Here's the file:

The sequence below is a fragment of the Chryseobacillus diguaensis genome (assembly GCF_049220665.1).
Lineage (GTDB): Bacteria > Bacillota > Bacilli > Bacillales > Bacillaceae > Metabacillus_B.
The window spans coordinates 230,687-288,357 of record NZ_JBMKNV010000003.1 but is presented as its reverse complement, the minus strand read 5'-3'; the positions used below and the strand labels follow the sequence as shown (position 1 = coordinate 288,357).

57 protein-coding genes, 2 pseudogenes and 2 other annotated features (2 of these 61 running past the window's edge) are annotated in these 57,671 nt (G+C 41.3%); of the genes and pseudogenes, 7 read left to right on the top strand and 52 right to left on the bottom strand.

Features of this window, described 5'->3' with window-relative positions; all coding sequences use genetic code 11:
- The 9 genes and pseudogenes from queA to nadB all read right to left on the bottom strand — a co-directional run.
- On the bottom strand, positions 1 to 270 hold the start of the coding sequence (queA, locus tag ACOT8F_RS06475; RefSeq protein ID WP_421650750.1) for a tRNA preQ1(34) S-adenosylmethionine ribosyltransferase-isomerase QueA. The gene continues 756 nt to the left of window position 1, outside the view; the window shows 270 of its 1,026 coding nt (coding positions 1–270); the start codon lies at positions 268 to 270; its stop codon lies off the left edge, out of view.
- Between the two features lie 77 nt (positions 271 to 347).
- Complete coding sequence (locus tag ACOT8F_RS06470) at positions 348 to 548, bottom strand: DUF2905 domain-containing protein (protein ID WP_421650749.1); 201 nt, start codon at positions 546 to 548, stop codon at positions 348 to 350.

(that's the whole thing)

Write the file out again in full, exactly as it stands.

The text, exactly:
The sequence below is a fragment of the Chryseobacillus diguaensis genome (assembly GCF_049220665.1).
Lineage (GTDB): Bacteria > Bacillota > Bacilli > Bacillales > Bacillaceae > Metabacillus_B.
The window spans coordinates 230,687-288,357 of record NZ_JBMKNV010000003.1 but is presented as its reverse complement, the minus strand read 5'-3'; the positions used below and the strand labels follow the sequence as shown (position 1 = coordinate 288,357).

57 protein-coding genes, 2 pseudogenes and 2 other annotated features (2 of these 61 running past the window's edge) are annotated in these 57,671 nt (G+C 41.3%); of the genes and pseudogenes, 7 read left to right on the top strand and 52 right to left on the bottom strand.

Features of this window, described 5'->3' with window-relative positions; all coding sequences use genetic code 11:
- The 9 genes and pseudogenes from queA to nadB all read right to left on the bottom strand — a co-directional run.
- On the bottom strand, positions 1 to 270 hold the start of the coding sequence (queA, locus tag ACOT8F_RS06475; RefSeq protein ID WP_421650750.1) for a tRNA preQ1(34) S-adenosylmethionine ribosyltransferase-isomerase QueA. The gene continues 756 nt to the left of window position 1, outside the view; the window shows 270 of its 1,026 coding nt (coding positions 1–270); the start codon lies at positions 268 to 270; its stop codon lies off the left edge, out of view.
- Between the two features lie 77 nt (positions 271 to 347).
- Complete coding sequence (locus tag ACOT8F_RS06470) at positions 348 to 548, bottom strand: DUF2905 domain-containing protein (protein ID WP_421650749.1); 201 nt, start codon at positions 546 to 548, stop codon at positions 348 to 350.